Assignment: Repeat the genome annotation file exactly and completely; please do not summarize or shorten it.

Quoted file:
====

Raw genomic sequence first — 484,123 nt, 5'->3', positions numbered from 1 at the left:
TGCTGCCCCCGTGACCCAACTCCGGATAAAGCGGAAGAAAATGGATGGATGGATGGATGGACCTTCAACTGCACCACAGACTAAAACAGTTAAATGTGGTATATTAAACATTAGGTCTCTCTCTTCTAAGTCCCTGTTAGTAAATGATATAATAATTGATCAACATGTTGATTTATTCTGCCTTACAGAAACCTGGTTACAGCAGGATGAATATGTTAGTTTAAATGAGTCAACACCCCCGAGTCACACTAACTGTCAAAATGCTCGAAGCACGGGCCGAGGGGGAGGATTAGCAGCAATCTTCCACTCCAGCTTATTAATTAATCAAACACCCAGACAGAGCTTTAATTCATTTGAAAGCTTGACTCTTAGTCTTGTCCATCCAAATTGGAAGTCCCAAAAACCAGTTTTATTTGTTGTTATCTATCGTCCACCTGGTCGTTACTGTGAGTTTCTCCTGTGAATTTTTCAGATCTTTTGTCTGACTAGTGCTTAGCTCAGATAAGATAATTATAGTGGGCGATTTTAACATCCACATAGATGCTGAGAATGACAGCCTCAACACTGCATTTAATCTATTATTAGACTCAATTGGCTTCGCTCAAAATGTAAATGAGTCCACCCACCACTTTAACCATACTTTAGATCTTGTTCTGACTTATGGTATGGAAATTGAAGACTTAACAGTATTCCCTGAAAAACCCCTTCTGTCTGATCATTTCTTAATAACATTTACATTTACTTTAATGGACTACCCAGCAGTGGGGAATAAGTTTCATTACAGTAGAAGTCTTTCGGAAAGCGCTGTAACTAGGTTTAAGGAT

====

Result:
Raw genomic sequence first — 484,123 nt, 5'->3', positions numbered from 1 at the left:
TGCTGCCCCCGTGACCCAACTCCGGATAAAGCGGAAGAAAATGGATGGATGGATGGATGGACCTTCAACTGCACCACAGACTAAAACAGTTAAATGTGGTATATTAAACATTAGGTCTCTCTCTTCTAAGTCCCTGTTAGTAAATGATATAATAATTGATCAACATGTTGATTTATTCTGCCTTACAGAAACCTGGTTACAGCAGGATGAATATGTTAGTTTAAATGAGTCAACACCCCCGAGTCACACTAACTGTCAAAATGCTCGAAGCACGGGCCGAGGGGGAGGATTAGCAGCAATCTTCCACTCCAGCTTATTAATTAATCAAACACCCAGACAGAGCTTTAATTCATTTGAAAGCTTGACTCTTAGTCTTGTCCATCCAAATTGGAAGTCCCAAAAACCAGTTTTATTTGTTGTTATCTATCGTCCACCTGGTCGTTACTGTGAGTTTCTCCTGTGAATTTTTCAGATCTTTTGTCTGACTAGTGCTTAGCTCAGATAAGATAATTATAGTGGGCGATTTTAACATCCACATAGATGCTGAGAATGACAGCCTCAACACTGCATTTAATCTATTATTAGACTCAATTGGCTTCGCTCAAAATGTAAATGAGTCCACCCACCACTTTAACCATACTTTAGATCTTGTTCTGACTTATGGTATGGAAATTGAAGACTTAACAGTATTCCCTGAAAAACCCCTTCTGTCTGATCATTTCTTAATAACATTTACATTTACTTTAATGGACTACCCAGCAGTGGGGAATAAGTTTCATTACAGTAGAAGTCTTTCGGAAAGCGCTGTAACTAGGTTTAAGGAT